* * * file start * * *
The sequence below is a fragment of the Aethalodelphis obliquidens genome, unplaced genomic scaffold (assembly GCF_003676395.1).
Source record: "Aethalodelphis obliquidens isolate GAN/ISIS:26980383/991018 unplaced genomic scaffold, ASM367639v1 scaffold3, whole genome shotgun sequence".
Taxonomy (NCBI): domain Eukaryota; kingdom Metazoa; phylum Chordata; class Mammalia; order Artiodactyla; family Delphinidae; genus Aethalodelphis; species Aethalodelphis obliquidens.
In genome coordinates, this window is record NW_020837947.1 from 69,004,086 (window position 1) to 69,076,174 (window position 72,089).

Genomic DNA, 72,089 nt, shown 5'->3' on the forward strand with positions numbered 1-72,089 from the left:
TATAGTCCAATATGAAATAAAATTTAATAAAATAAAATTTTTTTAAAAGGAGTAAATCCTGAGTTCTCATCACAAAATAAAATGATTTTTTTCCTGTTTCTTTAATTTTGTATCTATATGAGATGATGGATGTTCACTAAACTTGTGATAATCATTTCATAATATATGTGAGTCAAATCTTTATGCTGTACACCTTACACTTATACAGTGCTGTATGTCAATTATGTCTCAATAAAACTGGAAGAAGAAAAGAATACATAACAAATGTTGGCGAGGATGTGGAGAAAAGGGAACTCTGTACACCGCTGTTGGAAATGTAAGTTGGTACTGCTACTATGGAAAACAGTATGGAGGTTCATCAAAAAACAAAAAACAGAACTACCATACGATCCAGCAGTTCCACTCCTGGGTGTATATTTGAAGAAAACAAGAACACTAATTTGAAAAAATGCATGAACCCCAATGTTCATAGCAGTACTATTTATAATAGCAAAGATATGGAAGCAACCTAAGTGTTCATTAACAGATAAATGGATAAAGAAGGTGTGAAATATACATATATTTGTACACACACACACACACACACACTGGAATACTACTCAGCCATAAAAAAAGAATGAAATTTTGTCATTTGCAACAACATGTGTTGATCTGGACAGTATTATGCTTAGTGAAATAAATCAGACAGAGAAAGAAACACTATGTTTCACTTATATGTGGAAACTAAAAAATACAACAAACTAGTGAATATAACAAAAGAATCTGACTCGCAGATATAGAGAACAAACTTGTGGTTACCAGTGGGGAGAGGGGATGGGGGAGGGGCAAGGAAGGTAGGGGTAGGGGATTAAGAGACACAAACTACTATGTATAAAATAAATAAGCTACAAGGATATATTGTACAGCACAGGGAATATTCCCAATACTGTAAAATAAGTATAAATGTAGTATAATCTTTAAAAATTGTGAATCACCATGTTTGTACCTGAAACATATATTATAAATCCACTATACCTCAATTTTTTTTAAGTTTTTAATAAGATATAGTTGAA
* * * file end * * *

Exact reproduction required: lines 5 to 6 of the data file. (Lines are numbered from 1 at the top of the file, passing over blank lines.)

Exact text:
Genomic DNA, 72,089 nt, shown 5'->3' on the forward strand with positions numbered 1-72,089 from the left:
TATAGTCCAATATGAAATAAAATTTAATAAAATAAAATTTTTTTAAAAGGAGTAAATCCTGAGTTCTCATCACAAAATAAAATGATTTTTTTCCTGTTTCTTTAATTTTGTATCTATATGAGATGATGGATGTTCACTAAACTTGTGATAATCATTTCATAATATATGTGAGTCAAATCTTTATGCTGTACACCTTACACTTATACAGTGCTGTATGTCAATTATGTCTCAATAAAACTGGAAGAAGAAAAGAATACATAACAAATGTTGGCGAGGATGTGGAGAAAAGGGAACTCTGTACACCGCTGTTGGAAATGTAAGTTGGTACTGCTACTATGGAAAACAGTATGGAGGTTCATCAAAAAACAAAAAACAGAACTACCATACGATCCAGCAGTTCCACTCCTGGGTGTATATTTGAAGAAAACAAGAACACTAATTTGAAAAAATGCATGAACCCCAATGTTCATAGCAGTACTATTTATAATAGCAAAGATATGGAAGCAACCTAAGTGTTCATTAACAGATAAATGGATAAAGAAGGTGTGAAATATACATATATTTGTACACACACACACACACACACACTGGAATACTACTCAGCCATAAAAAAAGAATGAAATTTTGTCATTTGCAACAACATGTGTTGATCTGGACAGTATTATGCTTAGTGAAATAAATCAGACAGAGAAAGAAACACTATGTTTCACTTATATGTGGAAACTAAAAAATACAACAAACTAGTGAATATAACAAAAGAATCTGACTCGCAGATATAGAGAACAAACTTGTGGTTACCAGTGGGGAGAGGGGATGGGGGAGGGGCAAGGAAGGTAGGGGTAGGGGATTAAGAGACACAAACTACTATGTATAAAATAAATAAGCTACAAGGATATATTGTACAGCACAGGGAATATTCCCAATACTGTAAAATAAGTATAAATGTAGTATAATCTTTAAAAATTGTGAATCACCATGTTTGTACCTGAAACATATATTATAAATCCACTATACCTCAATTTTTTTTAAGTTTTTAATAAGATATAGTTGAA